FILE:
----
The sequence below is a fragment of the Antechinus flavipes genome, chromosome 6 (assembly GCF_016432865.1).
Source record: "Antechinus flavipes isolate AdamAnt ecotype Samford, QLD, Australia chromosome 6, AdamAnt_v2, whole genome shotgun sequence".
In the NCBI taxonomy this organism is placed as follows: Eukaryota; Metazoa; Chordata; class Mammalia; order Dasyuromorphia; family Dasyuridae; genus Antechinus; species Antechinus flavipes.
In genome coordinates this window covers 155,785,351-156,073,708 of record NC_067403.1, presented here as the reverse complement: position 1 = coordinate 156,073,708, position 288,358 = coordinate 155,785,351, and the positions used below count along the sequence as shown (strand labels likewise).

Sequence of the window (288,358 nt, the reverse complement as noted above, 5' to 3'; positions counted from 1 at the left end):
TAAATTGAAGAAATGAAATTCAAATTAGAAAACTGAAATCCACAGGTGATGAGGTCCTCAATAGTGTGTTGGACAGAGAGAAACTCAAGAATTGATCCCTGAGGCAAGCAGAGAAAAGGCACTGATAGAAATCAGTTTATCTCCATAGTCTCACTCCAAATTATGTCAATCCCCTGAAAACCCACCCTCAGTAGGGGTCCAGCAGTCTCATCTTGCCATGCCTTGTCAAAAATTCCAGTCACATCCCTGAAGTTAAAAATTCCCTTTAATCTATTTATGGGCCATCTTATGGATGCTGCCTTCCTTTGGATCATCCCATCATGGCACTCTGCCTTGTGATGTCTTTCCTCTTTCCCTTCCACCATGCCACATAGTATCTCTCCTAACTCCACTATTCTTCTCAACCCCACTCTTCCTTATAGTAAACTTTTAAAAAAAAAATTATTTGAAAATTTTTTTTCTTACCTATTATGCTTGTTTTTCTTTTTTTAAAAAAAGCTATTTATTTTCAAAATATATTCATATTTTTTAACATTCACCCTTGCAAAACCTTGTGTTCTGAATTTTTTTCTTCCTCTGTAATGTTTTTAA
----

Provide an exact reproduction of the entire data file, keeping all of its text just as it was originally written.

The sequence below is a fragment of the Antechinus flavipes genome, chromosome 6 (assembly GCF_016432865.1).
Source record: "Antechinus flavipes isolate AdamAnt ecotype Samford, QLD, Australia chromosome 6, AdamAnt_v2, whole genome shotgun sequence".
In the NCBI taxonomy this organism is placed as follows: Eukaryota; Metazoa; Chordata; class Mammalia; order Dasyuromorphia; family Dasyuridae; genus Antechinus; species Antechinus flavipes.
In genome coordinates this window covers 155,785,351-156,073,708 of record NC_067403.1, presented here as the reverse complement: position 1 = coordinate 156,073,708, position 288,358 = coordinate 155,785,351, and the positions used below count along the sequence as shown (strand labels likewise).

Sequence of the window (288,358 nt, the reverse complement as noted above, 5' to 3'; positions counted from 1 at the left end):
TAAATTGAAGAAATGAAATTCAAATTAGAAAACTGAAATCCACAGGTGATGAGGTCCTCAATAGTGTGTTGGACAGAGAGAAACTCAAGAATTGATCCCTGAGGCAAGCAGAGAAAAGGCACTGATAGAAATCAGTTTATCTCCATAGTCTCACTCCAAATTATGTCAATCCCCTGAAAACCCACCCTCAGTAGGGGTCCAGCAGTCTCATCTTGCCATGCCTTGTCAAAAATTCCAGTCACATCCCTGAAGTTAAAAATTCCCTTTAATCTATTTATGGGCCATCTTATGGATGCTGCCTTCCTTTGGATCATCCCATCATGGCACTCTGCCTTGTGATGTCTTTCCTCTTTCCCTTCCACCATGCCACATAGTATCTCTCCTAACTCCACTATTCTTCTCAACCCCACTCTTCCTTATAGTAAACTTTTAAAAAAAAAATTATTTGAAAATTTTTTTTCTTACCTATTATGCTTGTTTTTCTTTTTTTAAAAAAAGCTATTTATTTTCAAAATATATTCATATTTTTTAACATTCACCCTTGCAAAACCTTGTGTTCTGAATTTTTTTCTTCCTCTGTAATGTTTTTAA